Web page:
VIP Titles and Incentive Bonuses Not Allowed for Top Nonlawyer Executives at Texas Firms

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May 21 — In an opinion at odds with how some large law firms operate, the Texas bar's ethics committee has nixed the idea of conferring titles such as “chief executive officer” or “chief technology officer” on nonlawyer managers of law firms, and ruled out the idea of paying bonuses to such employees that depend on hitting revenue or profit targets.  

The May opinion addresses an unnamed Texas firm's plan for titling and compensating nonlawyer executives. The panel concluded that calling nonlawyers “officers” or “principals” or promising them incentive bonuses would offend the ethics rule requiring professional independence.

CEOs and CMOs With MBAs at Some Firms

Texas Op. 642 doesn't acknowledge that some firms—including at least two with offices in the state—are already bringing in nonlawyers who have a top-level business background and giving them titles that reflect their roles.

Examples include Scott Green, “chief executive officer” of Pepper Hamilton LLP in New York; Elizabeth Hughes Eginton, who June 2 became “chief marketing officer” at Latham & Watkins in New York; and Gregory Fleischmann, “director of global marketing” at Baker McKenzie in Chicago.

Latham has an office in Houston, and Baker McKenzie has offices in both Houston and Dallas.

In much different factual circumstances, a Georgia lawyer was recently disbarred in part for setting up a law practice with nonlawyer clients who provided funds for the new firm, handled its business operations and expected to share in the profits. In re Nesbitt,2014 BL 19963, 754 S.E.2d 363, 30 Law. Man. Prof. Conduct 104 (Ga. 2014).

What's in a Name?

The opinion states that if a firm's nonlawyer employees are really “officers” or “principals” in the firm, that arrangement would violate Texas Disciplinary Rule of Professional Conduct 5.04, which generally does not permit Texas lawyers to allow nonlawyers to have controlling or ownership interests in their law firms. The opinion invokes several parts of that rule, stating that lawyers must not:

  •  practice in a for-profit professional corporation or association if “a nonlawyer is a corporate director or officer thereof” (Rule 5.04(d)(2));
  •  practice in a for-profit professional corporation or association if “a nonlawyer has the right to direct or control the professional judgment of a lawyer” (Rule 5.04(d)(3)); or
  •  form a partnership with a nonlawyer if any of the firm's activities consist of the practice of law (Rule 5.04(b).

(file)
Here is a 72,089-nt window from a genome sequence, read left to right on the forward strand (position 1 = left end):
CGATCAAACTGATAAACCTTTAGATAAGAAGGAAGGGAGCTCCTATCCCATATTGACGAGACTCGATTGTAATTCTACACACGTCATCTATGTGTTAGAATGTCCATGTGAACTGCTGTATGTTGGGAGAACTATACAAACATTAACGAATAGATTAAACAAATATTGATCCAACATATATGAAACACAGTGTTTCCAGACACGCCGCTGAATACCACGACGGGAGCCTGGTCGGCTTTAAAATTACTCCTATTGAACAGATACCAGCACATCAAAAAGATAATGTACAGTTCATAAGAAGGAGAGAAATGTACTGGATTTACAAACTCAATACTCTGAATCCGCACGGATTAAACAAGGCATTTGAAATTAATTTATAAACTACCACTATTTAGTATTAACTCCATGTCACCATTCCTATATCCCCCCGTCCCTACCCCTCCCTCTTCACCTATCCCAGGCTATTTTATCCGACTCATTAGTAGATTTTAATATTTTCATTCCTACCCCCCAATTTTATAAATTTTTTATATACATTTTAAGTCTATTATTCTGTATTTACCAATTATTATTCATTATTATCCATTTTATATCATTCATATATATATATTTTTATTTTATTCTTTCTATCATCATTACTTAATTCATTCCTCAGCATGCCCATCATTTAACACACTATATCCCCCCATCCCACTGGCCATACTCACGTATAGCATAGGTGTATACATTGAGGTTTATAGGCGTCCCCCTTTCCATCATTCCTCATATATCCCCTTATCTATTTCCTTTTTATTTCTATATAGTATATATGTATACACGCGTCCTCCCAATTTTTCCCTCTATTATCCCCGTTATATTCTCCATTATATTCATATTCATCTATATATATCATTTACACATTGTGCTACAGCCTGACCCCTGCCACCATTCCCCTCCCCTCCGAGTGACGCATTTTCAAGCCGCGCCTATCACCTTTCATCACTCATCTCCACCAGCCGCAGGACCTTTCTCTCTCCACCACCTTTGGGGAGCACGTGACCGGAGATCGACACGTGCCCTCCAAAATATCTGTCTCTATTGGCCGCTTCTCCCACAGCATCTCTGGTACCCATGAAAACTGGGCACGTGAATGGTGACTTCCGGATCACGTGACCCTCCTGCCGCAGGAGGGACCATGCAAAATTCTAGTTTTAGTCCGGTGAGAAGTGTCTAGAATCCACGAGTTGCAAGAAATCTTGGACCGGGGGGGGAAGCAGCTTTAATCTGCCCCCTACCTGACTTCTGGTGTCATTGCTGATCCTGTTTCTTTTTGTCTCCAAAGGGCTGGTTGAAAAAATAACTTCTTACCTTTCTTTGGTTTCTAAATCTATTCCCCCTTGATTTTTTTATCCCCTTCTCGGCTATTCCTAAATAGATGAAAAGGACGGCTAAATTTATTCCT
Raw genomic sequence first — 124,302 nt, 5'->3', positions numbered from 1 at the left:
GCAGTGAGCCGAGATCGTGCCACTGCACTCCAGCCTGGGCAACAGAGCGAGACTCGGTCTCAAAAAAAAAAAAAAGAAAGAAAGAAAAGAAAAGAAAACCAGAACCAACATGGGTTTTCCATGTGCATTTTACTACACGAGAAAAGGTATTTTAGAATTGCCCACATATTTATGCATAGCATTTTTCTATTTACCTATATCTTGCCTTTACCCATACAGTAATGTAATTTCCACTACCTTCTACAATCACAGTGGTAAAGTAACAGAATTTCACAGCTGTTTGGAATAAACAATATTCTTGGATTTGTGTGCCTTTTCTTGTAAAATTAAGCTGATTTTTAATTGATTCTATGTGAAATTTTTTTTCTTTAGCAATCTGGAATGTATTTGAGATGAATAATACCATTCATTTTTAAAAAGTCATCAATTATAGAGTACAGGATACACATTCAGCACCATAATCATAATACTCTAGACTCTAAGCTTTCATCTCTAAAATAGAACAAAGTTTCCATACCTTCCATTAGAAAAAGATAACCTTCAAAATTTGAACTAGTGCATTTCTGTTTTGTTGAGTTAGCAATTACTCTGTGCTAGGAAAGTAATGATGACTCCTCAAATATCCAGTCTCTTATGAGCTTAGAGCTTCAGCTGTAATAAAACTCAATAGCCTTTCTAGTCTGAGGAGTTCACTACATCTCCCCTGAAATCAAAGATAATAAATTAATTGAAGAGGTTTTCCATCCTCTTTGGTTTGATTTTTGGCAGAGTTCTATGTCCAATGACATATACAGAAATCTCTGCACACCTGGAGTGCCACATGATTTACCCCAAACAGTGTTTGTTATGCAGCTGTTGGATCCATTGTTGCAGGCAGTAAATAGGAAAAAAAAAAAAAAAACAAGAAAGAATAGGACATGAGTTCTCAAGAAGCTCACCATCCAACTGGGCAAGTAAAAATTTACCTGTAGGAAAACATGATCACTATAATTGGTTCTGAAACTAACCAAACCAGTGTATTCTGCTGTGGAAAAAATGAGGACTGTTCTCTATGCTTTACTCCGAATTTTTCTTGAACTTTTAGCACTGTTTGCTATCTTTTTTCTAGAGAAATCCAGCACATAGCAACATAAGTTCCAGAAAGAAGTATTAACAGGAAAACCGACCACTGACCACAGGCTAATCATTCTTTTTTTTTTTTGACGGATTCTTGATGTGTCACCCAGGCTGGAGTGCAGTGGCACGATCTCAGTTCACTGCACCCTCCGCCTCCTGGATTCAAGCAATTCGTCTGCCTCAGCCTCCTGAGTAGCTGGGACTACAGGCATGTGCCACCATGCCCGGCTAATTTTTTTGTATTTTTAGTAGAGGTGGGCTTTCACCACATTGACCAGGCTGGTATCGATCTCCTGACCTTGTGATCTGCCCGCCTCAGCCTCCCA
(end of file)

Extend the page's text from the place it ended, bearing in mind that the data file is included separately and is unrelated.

• On the other hand, if nonlawyers are identified as “officers” or “principals” when they actually don't control the law firm's operations or own an interest in it, use of those titles would be a misleading communication about the firm in violation of Rule 7.02(a) and would be dishonest in violation of Rule 8.04(a)(3), the committee said.

    $$$ for Hitting Targets

    The committee also took a dim view of the firm's proposal to pay specified bonuses to nonlawyer employees contingent on the firm's achieving a certain amount of revenue or profit. That plan, it said, would be improper under Rule 5.04(a), which generally prohibits lawyers and law firms from sharing or promising to share fees with a nonlawyer.

    According to Comment [1], the purpose of Rule 5.04(a) is to deter lawyers from providing an incentive for nonlawyers to practice law or to solicit clients for the lawyers, the panel said.

    The firm's proposal for paying bonuses is the very type of plan that Rule 5.04(a) forbids—one that is tied to achieving a specified level of revenue or profit, the committee said. It would provide an incentive for the firm's nonlawyer employees to increase revenues, which could involve unethical solicitation of clients, or to reduce expenses, which could encourage the nonlawyers to interfere with the lawyers' independent judgment in practicing law, it said.

    The committee stated that Rule 5.04(a) does not preclude a law firm from taking considerations such as revenue, expenses and profit into account in determining whether to pay bonuses and, if so, how much to pay.

    “Rule 5.04(a) does, however, prohibit a law firm from agreeing to pay a non-lawyer employee a specified bonus that is tied to specified revenues or profits, such as: `We will pay you a bonus of $10,000 if the firm's revenue (or profit) for the year is at or above $1 million,'” the opinion states.

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